The time leading up to Oklahoma’s Centennial celebration offers our state’s citizens an unprecedented opportunity to study their heritage and explore what it means to be an Oklahoman.

A goal of Oklahoma Reads Oklahoma is to make literature and history part of this statewide examination.

The mission of this project is to celebrate our diversity and heritage by encouraging the reading, discussion, and enjoyment of Oklahoma-themed literature.

It’s a chance to create a community of readers, to involve different age groups, and to join together towns large and small as we read and talk about our special Oklahoma identity.

As we draw closer to the 100th anniversary of Oklahoma’s statehood, it is fitting that we examine what Oklahoma has been and what it is becoming. Oklahoma’s rich history and literature explores themes related to the settlement of Oklahoma: the removal of Indian tribes, the slow migration of other tribes, lotteries and land runs of people from many regions of the country, and immigrants of various ethnic and racial heritage. The state’s early history is replete with dramatic stories from the land runs, frontier settlement, the oil boom, and the depression. In more recent history, Oklahomans have made an impact on the national scene through political, scientific, military, and educational leadership.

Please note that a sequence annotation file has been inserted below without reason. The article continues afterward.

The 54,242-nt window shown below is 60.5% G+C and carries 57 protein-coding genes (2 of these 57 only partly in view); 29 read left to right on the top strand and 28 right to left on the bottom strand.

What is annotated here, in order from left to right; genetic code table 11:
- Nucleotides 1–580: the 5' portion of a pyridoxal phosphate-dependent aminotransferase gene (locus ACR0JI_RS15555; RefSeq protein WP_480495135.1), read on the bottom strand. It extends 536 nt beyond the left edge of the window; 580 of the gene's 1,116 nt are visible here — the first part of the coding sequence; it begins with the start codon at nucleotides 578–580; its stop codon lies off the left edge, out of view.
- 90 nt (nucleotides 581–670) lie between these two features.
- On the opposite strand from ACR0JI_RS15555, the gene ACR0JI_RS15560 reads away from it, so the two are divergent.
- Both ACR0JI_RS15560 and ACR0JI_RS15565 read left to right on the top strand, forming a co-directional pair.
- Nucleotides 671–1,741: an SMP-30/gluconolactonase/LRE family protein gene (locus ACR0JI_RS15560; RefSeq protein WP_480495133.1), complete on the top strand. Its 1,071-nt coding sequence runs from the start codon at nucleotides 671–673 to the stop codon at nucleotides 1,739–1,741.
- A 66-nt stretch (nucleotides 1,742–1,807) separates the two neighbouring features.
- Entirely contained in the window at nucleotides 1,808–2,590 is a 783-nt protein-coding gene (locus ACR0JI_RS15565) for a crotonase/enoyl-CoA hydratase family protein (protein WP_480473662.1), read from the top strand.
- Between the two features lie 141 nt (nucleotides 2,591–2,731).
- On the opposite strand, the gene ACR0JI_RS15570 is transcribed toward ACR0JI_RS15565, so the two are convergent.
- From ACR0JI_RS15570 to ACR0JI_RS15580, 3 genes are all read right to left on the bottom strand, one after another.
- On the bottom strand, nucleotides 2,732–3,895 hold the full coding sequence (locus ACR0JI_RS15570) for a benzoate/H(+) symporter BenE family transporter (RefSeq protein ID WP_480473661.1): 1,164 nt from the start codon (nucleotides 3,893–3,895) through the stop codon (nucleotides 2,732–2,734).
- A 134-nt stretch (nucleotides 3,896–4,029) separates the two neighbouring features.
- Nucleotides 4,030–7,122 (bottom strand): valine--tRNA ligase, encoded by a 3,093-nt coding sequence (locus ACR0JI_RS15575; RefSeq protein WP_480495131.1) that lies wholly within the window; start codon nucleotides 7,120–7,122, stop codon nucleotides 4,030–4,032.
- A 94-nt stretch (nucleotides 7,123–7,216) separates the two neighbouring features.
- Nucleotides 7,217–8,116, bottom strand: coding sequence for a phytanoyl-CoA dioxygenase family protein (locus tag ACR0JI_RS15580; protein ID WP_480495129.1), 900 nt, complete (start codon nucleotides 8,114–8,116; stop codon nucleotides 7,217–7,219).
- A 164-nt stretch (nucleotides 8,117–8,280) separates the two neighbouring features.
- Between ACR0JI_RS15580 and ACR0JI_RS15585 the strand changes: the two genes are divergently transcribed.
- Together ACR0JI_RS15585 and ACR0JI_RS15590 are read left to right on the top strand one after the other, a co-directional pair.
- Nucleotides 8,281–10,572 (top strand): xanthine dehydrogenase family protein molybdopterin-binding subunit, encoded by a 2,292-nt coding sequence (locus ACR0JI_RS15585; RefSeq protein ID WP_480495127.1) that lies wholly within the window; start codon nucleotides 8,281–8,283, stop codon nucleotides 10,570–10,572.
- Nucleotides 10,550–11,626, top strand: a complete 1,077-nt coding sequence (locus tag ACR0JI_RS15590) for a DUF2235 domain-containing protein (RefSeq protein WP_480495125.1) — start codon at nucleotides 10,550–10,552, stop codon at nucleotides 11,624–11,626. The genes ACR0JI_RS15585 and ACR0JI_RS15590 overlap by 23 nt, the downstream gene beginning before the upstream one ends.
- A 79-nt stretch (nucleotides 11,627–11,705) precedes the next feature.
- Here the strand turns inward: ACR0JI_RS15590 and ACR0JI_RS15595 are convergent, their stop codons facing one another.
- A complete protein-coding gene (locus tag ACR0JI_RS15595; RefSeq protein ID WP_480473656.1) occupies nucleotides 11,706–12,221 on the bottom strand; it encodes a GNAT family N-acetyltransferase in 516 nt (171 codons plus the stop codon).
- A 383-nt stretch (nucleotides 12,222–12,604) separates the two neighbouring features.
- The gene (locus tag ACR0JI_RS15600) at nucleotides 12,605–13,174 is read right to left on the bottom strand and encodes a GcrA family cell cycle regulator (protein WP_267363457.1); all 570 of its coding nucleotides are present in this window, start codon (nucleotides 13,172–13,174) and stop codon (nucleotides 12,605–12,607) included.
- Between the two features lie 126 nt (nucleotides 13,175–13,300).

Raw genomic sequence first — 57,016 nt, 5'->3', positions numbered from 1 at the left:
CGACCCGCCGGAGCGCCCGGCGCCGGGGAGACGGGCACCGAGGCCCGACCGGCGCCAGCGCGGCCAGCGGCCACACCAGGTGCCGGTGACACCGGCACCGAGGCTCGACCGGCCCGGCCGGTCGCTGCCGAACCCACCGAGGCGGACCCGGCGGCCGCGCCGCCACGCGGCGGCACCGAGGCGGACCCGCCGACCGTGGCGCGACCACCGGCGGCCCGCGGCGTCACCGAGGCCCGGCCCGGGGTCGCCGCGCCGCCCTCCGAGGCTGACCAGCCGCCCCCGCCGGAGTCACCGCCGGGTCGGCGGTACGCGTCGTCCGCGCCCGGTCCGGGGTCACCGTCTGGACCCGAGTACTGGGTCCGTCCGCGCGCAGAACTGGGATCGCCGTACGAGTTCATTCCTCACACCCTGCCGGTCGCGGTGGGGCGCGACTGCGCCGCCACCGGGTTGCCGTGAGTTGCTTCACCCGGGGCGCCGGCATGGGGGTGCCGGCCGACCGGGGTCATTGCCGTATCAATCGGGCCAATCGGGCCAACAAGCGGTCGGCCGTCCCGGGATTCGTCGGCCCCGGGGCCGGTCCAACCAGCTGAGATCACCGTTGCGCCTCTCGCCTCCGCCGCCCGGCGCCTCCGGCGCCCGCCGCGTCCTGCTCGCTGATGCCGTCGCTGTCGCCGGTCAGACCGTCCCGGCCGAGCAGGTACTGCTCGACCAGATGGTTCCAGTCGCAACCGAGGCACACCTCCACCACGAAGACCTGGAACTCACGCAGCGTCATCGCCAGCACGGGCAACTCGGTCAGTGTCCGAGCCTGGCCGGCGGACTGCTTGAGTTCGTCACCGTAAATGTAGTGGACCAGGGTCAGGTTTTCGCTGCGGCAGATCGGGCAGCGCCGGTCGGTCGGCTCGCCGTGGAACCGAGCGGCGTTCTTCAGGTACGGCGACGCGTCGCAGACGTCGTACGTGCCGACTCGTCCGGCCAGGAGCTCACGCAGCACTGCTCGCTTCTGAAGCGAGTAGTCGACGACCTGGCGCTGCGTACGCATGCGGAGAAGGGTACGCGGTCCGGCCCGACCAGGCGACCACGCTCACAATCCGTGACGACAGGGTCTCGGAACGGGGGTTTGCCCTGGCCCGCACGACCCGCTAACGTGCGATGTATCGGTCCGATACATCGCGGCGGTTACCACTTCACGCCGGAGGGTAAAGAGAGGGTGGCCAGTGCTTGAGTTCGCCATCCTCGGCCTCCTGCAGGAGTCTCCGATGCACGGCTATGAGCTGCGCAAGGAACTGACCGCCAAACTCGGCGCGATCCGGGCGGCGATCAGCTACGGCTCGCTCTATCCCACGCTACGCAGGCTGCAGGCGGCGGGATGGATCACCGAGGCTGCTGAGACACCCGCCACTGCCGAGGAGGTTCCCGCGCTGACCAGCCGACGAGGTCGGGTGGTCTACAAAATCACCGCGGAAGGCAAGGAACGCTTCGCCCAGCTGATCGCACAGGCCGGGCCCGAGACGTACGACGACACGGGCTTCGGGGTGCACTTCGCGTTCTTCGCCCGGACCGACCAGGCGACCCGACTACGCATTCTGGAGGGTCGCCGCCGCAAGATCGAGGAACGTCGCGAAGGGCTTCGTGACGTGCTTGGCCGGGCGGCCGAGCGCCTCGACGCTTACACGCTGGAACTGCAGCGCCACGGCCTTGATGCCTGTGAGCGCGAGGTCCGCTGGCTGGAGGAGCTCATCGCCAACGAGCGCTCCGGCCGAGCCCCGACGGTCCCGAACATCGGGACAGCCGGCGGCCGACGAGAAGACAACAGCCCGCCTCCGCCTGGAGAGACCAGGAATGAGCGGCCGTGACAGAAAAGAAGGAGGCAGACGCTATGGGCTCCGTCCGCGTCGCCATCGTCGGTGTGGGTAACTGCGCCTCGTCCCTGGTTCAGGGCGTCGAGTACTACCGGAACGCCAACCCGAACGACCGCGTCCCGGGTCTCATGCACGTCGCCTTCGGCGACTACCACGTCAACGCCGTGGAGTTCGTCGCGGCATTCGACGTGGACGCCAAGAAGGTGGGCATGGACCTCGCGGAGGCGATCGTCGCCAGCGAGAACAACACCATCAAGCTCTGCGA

As novelist Edna Ferber once said, “almost anything can happen in Oklahoma. Almost everything has.” Authors inside and outside of our state have been inspired by the Oklahoma experience. They have put pen to paper to tell both real and imagined human dramas and comedies, of pioneers and lawmen, of frontier bravery and chicanery, of searing poverty and depression conquered by courage and persistence. As books about Oklahoma appear with increasing regularity, they are helping us to understand Oklahoma’s history, its icons, its culture, and its future promise.

Over these next few years, we invite you and Oklahomans across our grand land to join this statewide reading and discussion program. In the process of exploring these literary works and talking about them with your fellow citizens, we hope you discover something special about yourself and your neighbors, and about this great state we call home.

Anita R. May, Ph.D.
Executive Director and President
Oklahoma Humanities Council
Susan C. McVey
Oklahoma Department of Libraries

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